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Conforming loan limits for 2022

When applying for a mortgage, one of the most popular options is a conforming loan. These loans are called “conforming” because they conform to the guidelines set by Fannie Mae and Freddie Mac, federally-backed home mortgage companies created by the U.S. Congress to boost homeownership.

What do Fannie Mae and Freddie Mac have to do with your home loan?
These entities exist only to support the U.S. mortgage system. They don’t originate loans. Instead, after a loan has been issued, one of the entities will buy the loan from the lender if it meets their criteria. This is an important part of the mortgage market because it allows lenders to sell loans to Fannie Mae and Freddie Mac and use the cash raised to engage in further lending.

For a loan to be purchased by Fannie Mae or Freddie Mac, the borrower generally needs:

  • A good credit score
  • A debt-to-income ratio of 50% or less
  • At least 3% down payment
  • A loan amount that’s equal to or less than the conforming loan limit

2022 conforming loan limits
Each year, the Federal Housing Agency decides what the conforming loan limit is. As houses become more expensive, the limits increase. In 2022, the amount increased substantially for all units.

­­Base limit: This is the maximum loan amount for homes in most areas of the United States.

High-cost limit: This is the maximum loan amount for homes in high-cost markets such as parts of Alaska, Hawaii, California, and Washington, D.C.

Units: The number of housing units per building.

More >> Check what the conforming loan limit is where you live.

Because conforming loans can be re-sold, they’re not as risky for lenders and often have favorable terms for borrowers. Savvy home buyers will keep their loan amount within the conforming loan limits so they have an easier time securing their loan, they’ll have more relaxed requirements, and their rates will probably be better.

If you’re looking for a conventional 15 or 30-year loan (as most people are), you may want to consider keeping the loan amount under the loan limit in order for it to be a conforming loan.

When you need a bigger loan – consider a jumbo loan
If the limits won’t get you a home you’re interested in buying, you could look into a jumbo loan. Jumbo loans won’t be purchased by Fannie Mae or Freddie Mac, so they don’t need to conform to their loan limits – meaning you can get more money. If you have a strong credit score and low debt-to-income ratio, you may find a lender willing to extend one to you.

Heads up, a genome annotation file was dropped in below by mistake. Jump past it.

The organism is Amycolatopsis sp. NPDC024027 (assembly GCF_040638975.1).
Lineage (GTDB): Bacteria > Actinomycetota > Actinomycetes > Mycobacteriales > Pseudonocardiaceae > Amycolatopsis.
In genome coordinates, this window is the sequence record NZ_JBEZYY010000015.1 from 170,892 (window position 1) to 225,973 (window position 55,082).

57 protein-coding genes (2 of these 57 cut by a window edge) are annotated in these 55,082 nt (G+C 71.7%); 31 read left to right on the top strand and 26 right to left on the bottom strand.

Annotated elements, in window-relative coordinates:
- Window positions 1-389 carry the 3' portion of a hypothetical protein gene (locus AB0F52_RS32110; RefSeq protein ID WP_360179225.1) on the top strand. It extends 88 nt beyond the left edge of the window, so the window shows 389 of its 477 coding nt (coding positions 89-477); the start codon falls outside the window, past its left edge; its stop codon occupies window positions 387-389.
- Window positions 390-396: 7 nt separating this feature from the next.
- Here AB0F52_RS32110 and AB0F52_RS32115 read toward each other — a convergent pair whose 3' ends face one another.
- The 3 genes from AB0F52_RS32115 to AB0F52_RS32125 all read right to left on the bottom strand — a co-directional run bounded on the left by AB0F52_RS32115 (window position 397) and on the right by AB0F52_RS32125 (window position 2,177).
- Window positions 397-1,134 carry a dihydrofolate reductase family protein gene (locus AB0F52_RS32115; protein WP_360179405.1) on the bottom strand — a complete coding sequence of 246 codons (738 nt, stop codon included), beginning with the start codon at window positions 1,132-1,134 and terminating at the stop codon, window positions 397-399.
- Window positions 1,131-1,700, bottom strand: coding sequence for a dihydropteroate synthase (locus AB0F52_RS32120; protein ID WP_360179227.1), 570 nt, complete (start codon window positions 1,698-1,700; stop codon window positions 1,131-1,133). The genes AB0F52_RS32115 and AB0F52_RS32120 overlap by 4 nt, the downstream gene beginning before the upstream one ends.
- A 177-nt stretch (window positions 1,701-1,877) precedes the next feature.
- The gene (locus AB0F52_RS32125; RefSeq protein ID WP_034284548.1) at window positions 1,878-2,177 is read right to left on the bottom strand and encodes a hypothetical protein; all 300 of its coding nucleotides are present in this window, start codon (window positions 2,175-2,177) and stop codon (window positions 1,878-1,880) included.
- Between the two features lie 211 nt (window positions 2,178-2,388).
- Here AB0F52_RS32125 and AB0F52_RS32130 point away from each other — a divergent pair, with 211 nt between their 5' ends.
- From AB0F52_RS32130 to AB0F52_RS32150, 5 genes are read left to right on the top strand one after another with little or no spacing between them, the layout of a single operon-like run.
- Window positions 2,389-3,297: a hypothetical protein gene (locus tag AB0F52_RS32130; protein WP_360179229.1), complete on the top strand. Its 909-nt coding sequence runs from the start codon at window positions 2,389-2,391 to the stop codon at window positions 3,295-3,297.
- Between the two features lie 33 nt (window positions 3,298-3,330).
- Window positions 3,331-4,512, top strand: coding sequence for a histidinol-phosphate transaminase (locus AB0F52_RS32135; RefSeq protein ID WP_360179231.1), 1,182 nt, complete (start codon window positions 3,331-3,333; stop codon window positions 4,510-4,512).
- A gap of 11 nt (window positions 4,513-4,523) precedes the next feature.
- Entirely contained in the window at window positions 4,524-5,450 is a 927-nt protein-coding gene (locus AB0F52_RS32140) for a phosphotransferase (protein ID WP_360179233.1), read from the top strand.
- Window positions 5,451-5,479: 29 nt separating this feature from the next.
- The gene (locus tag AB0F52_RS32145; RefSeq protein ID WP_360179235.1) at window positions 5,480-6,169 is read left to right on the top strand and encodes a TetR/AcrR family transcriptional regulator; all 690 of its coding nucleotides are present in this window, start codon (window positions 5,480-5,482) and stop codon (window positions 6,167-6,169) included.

However, jumbo loans come with some disadvantages. They have stricter qualification rules, require a sizable down payment (sometimes 20% or more), and normally have a higher interest rate. For those reasons, a lot of homebuyers try to avoid them by finding a home that will keep them within the conforming loan limits.

To see whether you’ll be eligible for a conforming home loan, contact your local Mann Mortgage home lender. Together, they’ll help you crunch the numbers to see what type of loan would be best for you.

Buying a home with challenged credit

Buying a home with bad credit can be a challenge, but it’s not impossible. Your credit score – whether it’s good or bad – is just one of the factors your home lender will use to decide whether you’re eligible for a loan.

What is a bad credit?
Bad or “low credit” typically means your FICO score is under 600. FICO credit scores range from 300 to 850 and represent how likely you are to pay back a loan. Your score is calculated based on your payment history, amount owed, length of your credit history, new credit, and the mix of credit you have. Your score is used by lending agencies to determine whether you’ll be eligible for a loan and at what interest rate. The closer your score is to 800, the more loan options and lower interest rates you’ll have access to. Lenders tend to define the scores as:

Exceptional: 800+
Very good: 740 – 799
Good: 670 -739
Fair: 580 – 669
Very poor: 300 – 579

To check your credit report annually, you can visit to see what your current FICO score is. It’s free to use once a year and it won’t impact your credit rating.

What’s the minimum credit score needed for a home loan?
There isn’t a universal minimum credit score needed to get a home loan. Instead, each mortgage lender decides the minimum credit score they’ll accept. But when a score is under 600 it’s classified as “subprime” and your loan options drop significantly. A score under 550 is going to have very limited loan options with very high interest rates.

Other factors mortgage companies use
Besides your FICO score, a lender will evaluate how much money you have for a down-payment, how much debt you already have, your credit history, and your income. To increases your chances at getting a loan with bad credit, the best option is to have as large a down payment as you can afford to minimize your risk to the lender.